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Catalytic converter thefts: What cars are being targeted, where it's happening, & how to protect yourself

Posted: 1:15 PM, Apr 04, 2022
Updated: 2022-05-23 15:19:05-04
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DENVER — As catalytic converter thefts spike in Colorado and across the country, Denver7 Investigates is taking an in-depth look at where most of the thefts are happening, why catalytic converters are being targeted, and some of the areas along the Front Range that are seeing the highest number of thefts.

The catalytic converters are key parts of vehicles' emissions systems. They contain expensive precious metals which help turn some of the most noxious pollutants into cleaner emissions. And if you've ever had to replace yours because it was no longer working, or because it had been stolen, you know that they aren't cheap to fix or replace.

But thieves are sometimes making hundreds of dollars selling stolen catalytic converters to scrapyards and others, Denver7 Investigates found, which is making the illegal operations thousands of dollars because of the high volume of converters that can be stolen in almost no time at all.

In this Denver7 360 In-Depth report, we'll tell you about:

  • The increasing number of thefts in Denver and Boulder over the past two years.
  • The areas where thieves seem to be targeting the most vehicles.
  • What vehicles are targeted the most in these areas
  • Ways to try to prevent your catalytic converter from being stolen and to keep yourself safe if thieves target you.

Denver7 Investigates' Tony Kovaleski pulled and analyzed data from Denver and Boulder that showed nearly 4,000 catalytic converters were stolen of vehicles in the two cities since the beginning of 2020 — though 3,589 of them were stolen from Denver.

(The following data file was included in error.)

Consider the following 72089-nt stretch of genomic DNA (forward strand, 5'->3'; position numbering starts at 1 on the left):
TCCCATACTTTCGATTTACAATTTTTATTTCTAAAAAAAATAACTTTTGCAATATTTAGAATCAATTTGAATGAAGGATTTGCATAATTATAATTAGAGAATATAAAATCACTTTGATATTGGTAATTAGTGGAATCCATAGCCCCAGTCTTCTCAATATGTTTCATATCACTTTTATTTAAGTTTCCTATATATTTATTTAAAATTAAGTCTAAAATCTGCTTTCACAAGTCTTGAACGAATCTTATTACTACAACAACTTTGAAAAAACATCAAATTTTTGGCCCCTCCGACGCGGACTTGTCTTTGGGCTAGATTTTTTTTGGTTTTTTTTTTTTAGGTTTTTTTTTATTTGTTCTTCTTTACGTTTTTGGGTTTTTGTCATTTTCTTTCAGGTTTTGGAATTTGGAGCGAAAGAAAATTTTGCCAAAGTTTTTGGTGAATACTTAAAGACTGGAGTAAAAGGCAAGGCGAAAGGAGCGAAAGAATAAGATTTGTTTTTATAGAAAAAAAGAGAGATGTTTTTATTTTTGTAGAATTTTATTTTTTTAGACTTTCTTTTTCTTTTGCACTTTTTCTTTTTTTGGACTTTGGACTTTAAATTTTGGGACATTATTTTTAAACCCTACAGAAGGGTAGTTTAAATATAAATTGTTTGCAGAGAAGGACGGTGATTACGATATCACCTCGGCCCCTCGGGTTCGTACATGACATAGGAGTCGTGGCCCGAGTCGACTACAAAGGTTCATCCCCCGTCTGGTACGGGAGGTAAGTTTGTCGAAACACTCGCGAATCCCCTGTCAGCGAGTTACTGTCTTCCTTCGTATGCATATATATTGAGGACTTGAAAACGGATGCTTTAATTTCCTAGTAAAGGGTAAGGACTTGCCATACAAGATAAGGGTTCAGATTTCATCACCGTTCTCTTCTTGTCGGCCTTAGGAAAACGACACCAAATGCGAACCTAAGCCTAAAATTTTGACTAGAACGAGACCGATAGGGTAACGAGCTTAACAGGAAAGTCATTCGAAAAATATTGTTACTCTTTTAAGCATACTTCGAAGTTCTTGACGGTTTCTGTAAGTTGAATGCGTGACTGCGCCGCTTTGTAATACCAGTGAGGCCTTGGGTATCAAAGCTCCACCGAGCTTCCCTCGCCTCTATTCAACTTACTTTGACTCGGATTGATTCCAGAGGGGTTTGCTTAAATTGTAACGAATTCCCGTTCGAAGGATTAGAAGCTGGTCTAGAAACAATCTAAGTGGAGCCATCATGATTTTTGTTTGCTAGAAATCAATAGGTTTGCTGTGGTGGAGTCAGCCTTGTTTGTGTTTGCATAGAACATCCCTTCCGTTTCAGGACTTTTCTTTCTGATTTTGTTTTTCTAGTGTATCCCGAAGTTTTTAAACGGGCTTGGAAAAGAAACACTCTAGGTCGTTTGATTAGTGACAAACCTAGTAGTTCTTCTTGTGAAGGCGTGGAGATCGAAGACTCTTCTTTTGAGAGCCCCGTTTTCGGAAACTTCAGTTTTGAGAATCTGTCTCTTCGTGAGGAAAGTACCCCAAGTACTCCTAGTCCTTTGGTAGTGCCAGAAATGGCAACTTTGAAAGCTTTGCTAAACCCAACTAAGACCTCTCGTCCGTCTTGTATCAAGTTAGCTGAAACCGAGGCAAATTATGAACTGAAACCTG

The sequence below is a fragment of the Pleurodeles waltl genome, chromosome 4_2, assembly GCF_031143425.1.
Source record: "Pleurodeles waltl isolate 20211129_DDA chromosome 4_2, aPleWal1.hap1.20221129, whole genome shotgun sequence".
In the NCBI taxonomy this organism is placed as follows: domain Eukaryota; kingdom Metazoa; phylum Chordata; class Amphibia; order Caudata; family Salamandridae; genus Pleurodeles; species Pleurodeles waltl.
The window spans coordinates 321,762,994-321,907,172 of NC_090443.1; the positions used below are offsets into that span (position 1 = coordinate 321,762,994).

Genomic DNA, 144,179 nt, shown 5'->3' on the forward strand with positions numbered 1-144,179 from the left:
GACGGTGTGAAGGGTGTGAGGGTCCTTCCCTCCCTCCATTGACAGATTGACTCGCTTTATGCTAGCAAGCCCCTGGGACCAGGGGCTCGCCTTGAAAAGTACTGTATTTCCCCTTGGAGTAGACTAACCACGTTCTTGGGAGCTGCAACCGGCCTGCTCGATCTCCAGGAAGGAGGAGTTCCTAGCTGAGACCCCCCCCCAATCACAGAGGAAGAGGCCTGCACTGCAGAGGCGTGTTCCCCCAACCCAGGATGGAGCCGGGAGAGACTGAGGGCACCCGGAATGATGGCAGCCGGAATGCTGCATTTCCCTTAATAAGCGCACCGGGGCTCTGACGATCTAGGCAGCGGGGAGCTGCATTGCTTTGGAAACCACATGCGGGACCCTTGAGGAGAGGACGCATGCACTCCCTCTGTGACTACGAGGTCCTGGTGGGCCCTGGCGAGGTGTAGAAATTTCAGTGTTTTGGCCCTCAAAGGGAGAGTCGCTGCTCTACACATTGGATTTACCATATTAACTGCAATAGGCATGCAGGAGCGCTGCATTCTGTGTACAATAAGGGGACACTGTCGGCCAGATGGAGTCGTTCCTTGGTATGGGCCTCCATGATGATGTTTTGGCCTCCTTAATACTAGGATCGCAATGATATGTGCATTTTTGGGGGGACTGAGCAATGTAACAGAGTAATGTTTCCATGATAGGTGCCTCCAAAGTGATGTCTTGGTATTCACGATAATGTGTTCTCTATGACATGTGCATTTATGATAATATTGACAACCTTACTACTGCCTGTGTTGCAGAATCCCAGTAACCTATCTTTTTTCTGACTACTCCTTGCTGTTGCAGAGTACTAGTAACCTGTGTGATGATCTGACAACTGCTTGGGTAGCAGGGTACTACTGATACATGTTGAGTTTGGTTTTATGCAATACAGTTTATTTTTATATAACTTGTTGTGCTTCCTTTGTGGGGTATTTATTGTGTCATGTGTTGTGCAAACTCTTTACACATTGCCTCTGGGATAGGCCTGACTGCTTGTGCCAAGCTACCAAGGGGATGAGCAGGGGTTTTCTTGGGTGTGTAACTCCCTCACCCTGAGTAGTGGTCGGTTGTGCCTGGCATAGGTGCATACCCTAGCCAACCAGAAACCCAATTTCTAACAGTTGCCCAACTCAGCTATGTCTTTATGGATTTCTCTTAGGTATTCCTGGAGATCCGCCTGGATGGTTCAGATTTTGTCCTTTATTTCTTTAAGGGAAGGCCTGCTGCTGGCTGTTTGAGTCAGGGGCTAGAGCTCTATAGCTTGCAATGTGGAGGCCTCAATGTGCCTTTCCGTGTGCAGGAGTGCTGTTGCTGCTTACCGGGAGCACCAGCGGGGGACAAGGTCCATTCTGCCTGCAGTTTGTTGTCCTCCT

And the number of thefts has risen sharply over the past year, as 79% of the converters stolen out of Denver were taken in 2021.

Where are thieves targeting the most vehicles? It shouldn't a surprise, but it's happening at parking lots where people leave their cars for an extended period.

In Boulder, more than a quarter of the city’s 339 reported catalytic converter thefts took place at the Table Mesa RTD Park-N-Ride. In Denver, three of the top four catalytic converter theft hotspots are also at RTD Park-N-Rides. The fourth hotspot in the Mile High City? Denver International Airport.

It's not just RTD Park-N-Rides and the DIA where these car parts are being taken by thieves, though. Small car dealerships are also struggling as they try to make ends meet.

At this point you may be wondering: Is my car safe from these thieves? If you own a Honda, you may want to be extra careful where you leave your car, as data shows they were at the top of the list for catalytic converter thefts, with 1,145 stolen over the past two years. Toyotas, Fords, Jeeps and Chevys made the Top 5 on the list.

To view the infographics and data below fullscreen, click this link.

So what can you do to protect your vehicle and yourself from these thieves?

Denver police recently revealed they're seeing a pattern of catalytic converter thieves using armed lookouts while the emissions devices are being stolen and warned people not to engage with the thieves, as they've logged around 135 reports of people showing a firearm or pointing one at someone during a catalytic converter theft over the past three years.

Here's what they suggest to protect your vehicle and deter thieves: Have your local police department or auto shop engrave your VIN number onto your catalytic converter or put cages around it.

People can also have the bolts that hold catalytic converters in place welded to further deter thieves.

What else is being done? The automotive industry is banding together to push for legislation to fix the issue.

Senate Bill 22-009 in the Colorado legislature seeks to re-allow the sale and instillation of aftermarket catalytic converters in cars registered in the state. That practice was banned in 2018 under a new set of transportation regulations that sought to decrease emissions.

Critics of the bill say that re-allowing aftermarket catalytic converters will allow emissions to increase, but advocates of the bill say it is necessary to stop these thefts.

Editor's Note: Denver7 360 stories explore multiple sides of the topics that matter most to Coloradans, bringing in different perspectives so you can make up your own mind about the issues. To comment on this or other 360 stories, email us at See more 360 stories here.